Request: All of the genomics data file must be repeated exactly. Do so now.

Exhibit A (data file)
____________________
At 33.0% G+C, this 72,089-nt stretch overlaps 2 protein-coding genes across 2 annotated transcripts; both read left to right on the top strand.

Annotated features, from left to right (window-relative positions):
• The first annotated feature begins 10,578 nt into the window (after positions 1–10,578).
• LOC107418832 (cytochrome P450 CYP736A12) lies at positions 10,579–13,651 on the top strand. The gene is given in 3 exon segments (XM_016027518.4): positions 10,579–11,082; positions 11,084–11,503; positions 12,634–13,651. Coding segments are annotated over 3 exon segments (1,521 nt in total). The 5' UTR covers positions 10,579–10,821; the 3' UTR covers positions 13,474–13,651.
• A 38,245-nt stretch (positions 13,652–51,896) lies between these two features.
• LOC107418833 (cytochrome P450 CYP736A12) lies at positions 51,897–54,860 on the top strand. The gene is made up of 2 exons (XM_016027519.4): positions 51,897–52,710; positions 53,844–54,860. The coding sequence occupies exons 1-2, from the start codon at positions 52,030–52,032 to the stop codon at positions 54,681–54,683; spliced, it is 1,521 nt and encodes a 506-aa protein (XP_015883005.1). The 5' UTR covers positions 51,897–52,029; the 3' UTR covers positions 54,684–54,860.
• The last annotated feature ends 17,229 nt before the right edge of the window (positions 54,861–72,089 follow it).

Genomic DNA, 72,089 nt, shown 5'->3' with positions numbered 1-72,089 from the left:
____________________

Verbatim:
At 33.0% G+C, this 72,089-nt stretch overlaps 2 protein-coding genes across 2 annotated transcripts; both read left to right on the top strand.

Annotated features, from left to right (window-relative positions):
• The first annotated feature begins 10,578 nt into the window (after positions 1–10,578).
• LOC107418832 (cytochrome P450 CYP736A12) lies at positions 10,579–13,651 on the top strand. The gene is given in 3 exon segments (XM_016027518.4): positions 10,579–11,082; positions 11,084–11,503; positions 12,634–13,651. Coding segments are annotated over 3 exon segments (1,521 nt in total). The 5' UTR covers positions 10,579–10,821; the 3' UTR covers positions 13,474–13,651.
• A 38,245-nt stretch (positions 13,652–51,896) lies between these two features.
• LOC107418833 (cytochrome P450 CYP736A12) lies at positions 51,897–54,860 on the top strand. The gene is made up of 2 exons (XM_016027519.4): positions 51,897–52,710; positions 53,844–54,860. The coding sequence occupies exons 1-2, from the start codon at positions 52,030–52,032 to the stop codon at positions 54,681–54,683; spliced, it is 1,521 nt and encodes a 506-aa protein (XP_015883005.1). The 5' UTR covers positions 51,897–52,029; the 3' UTR covers positions 54,684–54,860.
• The last annotated feature ends 17,229 nt before the right edge of the window (positions 54,861–72,089 follow it).

Genomic DNA, 72,089 nt, shown 5'->3' with positions numbered 1-72,089 from the left: